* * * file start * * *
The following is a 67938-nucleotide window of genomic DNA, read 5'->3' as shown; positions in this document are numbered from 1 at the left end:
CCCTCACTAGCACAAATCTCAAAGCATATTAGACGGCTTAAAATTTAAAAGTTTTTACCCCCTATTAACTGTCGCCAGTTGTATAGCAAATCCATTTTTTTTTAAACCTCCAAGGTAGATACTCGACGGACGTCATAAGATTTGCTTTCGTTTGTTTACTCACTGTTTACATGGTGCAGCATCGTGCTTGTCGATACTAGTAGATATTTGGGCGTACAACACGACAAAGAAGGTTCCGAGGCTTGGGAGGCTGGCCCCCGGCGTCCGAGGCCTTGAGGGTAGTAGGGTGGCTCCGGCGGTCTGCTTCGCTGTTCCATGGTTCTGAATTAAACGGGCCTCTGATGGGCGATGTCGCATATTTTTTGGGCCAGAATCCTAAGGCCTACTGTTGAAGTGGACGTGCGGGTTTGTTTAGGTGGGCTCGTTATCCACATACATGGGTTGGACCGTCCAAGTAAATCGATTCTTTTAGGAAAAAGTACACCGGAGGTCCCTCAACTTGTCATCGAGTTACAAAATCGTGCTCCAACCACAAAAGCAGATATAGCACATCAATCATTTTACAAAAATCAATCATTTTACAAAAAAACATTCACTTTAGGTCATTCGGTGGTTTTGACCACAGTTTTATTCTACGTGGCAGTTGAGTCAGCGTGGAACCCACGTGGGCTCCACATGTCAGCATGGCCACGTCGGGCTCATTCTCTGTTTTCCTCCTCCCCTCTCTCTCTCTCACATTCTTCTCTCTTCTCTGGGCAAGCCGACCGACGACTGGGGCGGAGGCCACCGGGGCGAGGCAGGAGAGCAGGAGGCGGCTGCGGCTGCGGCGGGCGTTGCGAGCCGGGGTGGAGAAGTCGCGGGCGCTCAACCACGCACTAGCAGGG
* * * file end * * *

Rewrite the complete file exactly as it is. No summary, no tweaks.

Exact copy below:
The following is a 67938-nucleotide window of genomic DNA, read 5'->3' as shown; positions in this document are numbered from 1 at the left end:
CCCTCACTAGCACAAATCTCAAAGCATATTAGACGGCTTAAAATTTAAAAGTTTTTACCCCCTATTAACTGTCGCCAGTTGTATAGCAAATCCATTTTTTTTTAAACCTCCAAGGTAGATACTCGACGGACGTCATAAGATTTGCTTTCGTTTGTTTACTCACTGTTTACATGGTGCAGCATCGTGCTTGTCGATACTAGTAGATATTTGGGCGTACAACACGACAAAGAAGGTTCCGAGGCTTGGGAGGCTGGCCCCCGGCGTCCGAGGCCTTGAGGGTAGTAGGGTGGCTCCGGCGGTCTGCTTCGCTGTTCCATGGTTCTGAATTAAACGGGCCTCTGATGGGCGATGTCGCATATTTTTTGGGCCAGAATCCTAAGGCCTACTGTTGAAGTGGACGTGCGGGTTTGTTTAGGTGGGCTCGTTATCCACATACATGGGTTGGACCGTCCAAGTAAATCGATTCTTTTAGGAAAAAGTACACCGGAGGTCCCTCAACTTGTCATCGAGTTACAAAATCGTGCTCCAACCACAAAAGCAGATATAGCACATCAATCATTTTACAAAAATCAATCATTTTACAAAAAAACATTCACTTTAGGTCATTCGGTGGTTTTGACCACAGTTTTATTCTACGTGGCAGTTGAGTCAGCGTGGAACCCACGTGGGCTCCACATGTCAGCATGGCCACGTCGGGCTCATTCTCTGTTTTCCTCCTCCCCTCTCTCTCTCTCACATTCTTCTCTCTTCTCTGGGCAAGCCGACCGACGACTGGGGCGGAGGCCACCGGGGCGAGGCAGGAGAGCAGGAGGCGGCTGCGGCTGCGGCGGGCGTTGCGAGCCGGGGTGGAGAAGTCGCGGGCGCTCAACCACGCACTAGCAGGG